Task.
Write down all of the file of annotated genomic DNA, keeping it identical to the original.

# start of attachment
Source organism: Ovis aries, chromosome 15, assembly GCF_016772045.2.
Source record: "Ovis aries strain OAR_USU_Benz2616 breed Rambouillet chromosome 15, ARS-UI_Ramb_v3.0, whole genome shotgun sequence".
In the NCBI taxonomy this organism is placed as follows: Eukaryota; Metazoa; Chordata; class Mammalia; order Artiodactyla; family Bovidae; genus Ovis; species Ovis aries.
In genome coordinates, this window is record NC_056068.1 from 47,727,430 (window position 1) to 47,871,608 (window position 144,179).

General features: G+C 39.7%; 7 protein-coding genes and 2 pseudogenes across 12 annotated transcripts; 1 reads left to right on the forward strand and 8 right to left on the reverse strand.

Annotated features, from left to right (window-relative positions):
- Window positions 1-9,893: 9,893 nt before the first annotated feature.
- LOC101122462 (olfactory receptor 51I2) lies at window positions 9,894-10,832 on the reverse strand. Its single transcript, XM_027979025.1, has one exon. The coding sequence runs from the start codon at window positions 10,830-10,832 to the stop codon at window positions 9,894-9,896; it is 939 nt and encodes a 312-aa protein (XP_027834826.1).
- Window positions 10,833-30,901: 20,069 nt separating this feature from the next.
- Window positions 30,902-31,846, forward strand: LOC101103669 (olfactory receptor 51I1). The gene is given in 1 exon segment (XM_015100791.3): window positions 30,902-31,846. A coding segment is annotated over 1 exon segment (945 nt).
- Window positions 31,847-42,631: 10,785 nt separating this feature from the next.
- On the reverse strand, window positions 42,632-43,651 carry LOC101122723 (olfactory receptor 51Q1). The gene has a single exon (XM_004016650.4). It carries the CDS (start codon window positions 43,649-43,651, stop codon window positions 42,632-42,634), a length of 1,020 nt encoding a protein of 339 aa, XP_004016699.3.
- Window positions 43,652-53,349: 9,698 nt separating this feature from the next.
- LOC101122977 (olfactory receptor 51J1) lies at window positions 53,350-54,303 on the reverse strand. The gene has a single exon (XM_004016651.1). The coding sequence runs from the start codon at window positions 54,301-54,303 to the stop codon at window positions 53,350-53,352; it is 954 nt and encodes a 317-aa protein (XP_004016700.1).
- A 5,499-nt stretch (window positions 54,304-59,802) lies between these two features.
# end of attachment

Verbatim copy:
Source organism: Ovis aries, chromosome 15, assembly GCF_016772045.2.
Source record: "Ovis aries strain OAR_USU_Benz2616 breed Rambouillet chromosome 15, ARS-UI_Ramb_v3.0, whole genome shotgun sequence".
In the NCBI taxonomy this organism is placed as follows: Eukaryota; Metazoa; Chordata; class Mammalia; order Artiodactyla; family Bovidae; genus Ovis; species Ovis aries.
In genome coordinates, this window is record NC_056068.1 from 47,727,430 (window position 1) to 47,871,608 (window position 144,179).

General features: G+C 39.7%; 7 protein-coding genes and 2 pseudogenes across 12 annotated transcripts; 1 reads left to right on the forward strand and 8 right to left on the reverse strand.

Annotated features, from left to right (window-relative positions):
- Window positions 1-9,893: 9,893 nt before the first annotated feature.
- LOC101122462 (olfactory receptor 51I2) lies at window positions 9,894-10,832 on the reverse strand. Its single transcript, XM_027979025.1, has one exon. The coding sequence runs from the start codon at window positions 10,830-10,832 to the stop codon at window positions 9,894-9,896; it is 939 nt and encodes a 312-aa protein (XP_027834826.1).
- Window positions 10,833-30,901: 20,069 nt separating this feature from the next.
- Window positions 30,902-31,846, forward strand: LOC101103669 (olfactory receptor 51I1). The gene is given in 1 exon segment (XM_015100791.3): window positions 30,902-31,846. A coding segment is annotated over 1 exon segment (945 nt).
- Window positions 31,847-42,631: 10,785 nt separating this feature from the next.
- On the reverse strand, window positions 42,632-43,651 carry LOC101122723 (olfactory receptor 51Q1). The gene has a single exon (XM_004016650.4). It carries the CDS (start codon window positions 43,649-43,651, stop codon window positions 42,632-42,634), a length of 1,020 nt encoding a protein of 339 aa, XP_004016699.3.
- Window positions 43,652-53,349: 9,698 nt separating this feature from the next.
- LOC101122977 (olfactory receptor 51J1) lies at window positions 53,350-54,303 on the reverse strand. The gene has a single exon (XM_004016651.1). The coding sequence runs from the start codon at window positions 54,301-54,303 to the stop codon at window positions 53,350-53,352; it is 954 nt and encodes a 317-aa protein (XP_004016700.1).
- A 5,499-nt stretch (window positions 54,304-59,802) lies between these two features.